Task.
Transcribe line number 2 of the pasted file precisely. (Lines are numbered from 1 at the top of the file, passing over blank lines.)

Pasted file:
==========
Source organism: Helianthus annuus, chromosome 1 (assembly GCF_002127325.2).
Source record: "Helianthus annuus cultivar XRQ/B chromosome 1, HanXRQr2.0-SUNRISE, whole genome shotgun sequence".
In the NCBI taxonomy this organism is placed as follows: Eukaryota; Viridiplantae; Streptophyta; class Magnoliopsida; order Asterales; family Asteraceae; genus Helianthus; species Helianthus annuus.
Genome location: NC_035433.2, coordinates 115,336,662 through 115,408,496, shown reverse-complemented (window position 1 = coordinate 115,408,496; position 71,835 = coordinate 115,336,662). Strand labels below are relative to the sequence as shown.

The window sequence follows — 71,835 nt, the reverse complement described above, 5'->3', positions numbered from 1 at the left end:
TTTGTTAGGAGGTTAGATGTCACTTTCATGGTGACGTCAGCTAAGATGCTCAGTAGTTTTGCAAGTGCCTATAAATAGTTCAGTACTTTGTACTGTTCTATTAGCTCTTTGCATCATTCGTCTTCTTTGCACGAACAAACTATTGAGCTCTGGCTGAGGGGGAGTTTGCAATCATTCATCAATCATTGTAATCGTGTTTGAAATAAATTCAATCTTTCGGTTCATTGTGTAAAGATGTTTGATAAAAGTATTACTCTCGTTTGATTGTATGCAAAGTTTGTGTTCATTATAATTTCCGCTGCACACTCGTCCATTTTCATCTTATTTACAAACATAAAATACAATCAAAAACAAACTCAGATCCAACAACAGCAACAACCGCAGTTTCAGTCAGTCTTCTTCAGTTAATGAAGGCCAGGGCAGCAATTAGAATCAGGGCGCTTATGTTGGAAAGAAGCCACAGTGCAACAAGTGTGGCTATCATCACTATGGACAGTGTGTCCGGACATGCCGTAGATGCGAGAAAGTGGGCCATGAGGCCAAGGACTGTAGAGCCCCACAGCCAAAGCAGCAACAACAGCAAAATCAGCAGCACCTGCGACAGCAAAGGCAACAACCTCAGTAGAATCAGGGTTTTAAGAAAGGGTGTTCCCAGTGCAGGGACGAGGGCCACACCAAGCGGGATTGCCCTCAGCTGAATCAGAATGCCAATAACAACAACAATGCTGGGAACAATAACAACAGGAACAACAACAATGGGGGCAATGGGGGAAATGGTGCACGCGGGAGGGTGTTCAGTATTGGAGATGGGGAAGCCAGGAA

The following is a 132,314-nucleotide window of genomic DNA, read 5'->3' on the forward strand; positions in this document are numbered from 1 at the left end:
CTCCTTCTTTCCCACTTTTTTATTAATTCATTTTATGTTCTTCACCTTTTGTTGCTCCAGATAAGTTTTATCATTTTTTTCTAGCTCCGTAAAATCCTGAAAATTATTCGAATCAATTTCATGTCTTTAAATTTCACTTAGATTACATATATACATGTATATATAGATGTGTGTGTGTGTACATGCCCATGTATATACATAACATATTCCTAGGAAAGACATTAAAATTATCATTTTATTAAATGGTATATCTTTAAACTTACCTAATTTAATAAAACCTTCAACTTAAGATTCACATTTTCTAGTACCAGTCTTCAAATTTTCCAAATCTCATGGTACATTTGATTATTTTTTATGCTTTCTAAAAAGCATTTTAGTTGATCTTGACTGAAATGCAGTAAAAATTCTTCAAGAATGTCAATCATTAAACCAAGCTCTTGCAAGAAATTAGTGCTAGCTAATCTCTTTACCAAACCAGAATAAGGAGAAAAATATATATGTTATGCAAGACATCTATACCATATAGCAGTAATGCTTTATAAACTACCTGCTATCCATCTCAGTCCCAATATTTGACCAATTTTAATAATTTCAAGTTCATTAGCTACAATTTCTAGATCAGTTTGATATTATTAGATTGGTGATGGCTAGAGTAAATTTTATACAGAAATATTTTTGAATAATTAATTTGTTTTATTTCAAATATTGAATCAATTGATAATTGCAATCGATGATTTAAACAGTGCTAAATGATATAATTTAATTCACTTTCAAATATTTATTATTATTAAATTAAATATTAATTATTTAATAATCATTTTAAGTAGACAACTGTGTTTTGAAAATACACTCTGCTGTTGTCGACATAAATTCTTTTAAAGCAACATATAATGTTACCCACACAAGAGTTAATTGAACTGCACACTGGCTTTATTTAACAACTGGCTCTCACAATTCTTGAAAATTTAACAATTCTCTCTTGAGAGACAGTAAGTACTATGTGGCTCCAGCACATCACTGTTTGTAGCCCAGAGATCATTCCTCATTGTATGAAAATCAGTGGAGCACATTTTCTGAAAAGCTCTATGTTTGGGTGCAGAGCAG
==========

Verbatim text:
Source record: "Helianthus annuus cultivar XRQ/B chromosome 1, HanXRQr2.0-SUNRISE, whole genome shotgun sequence".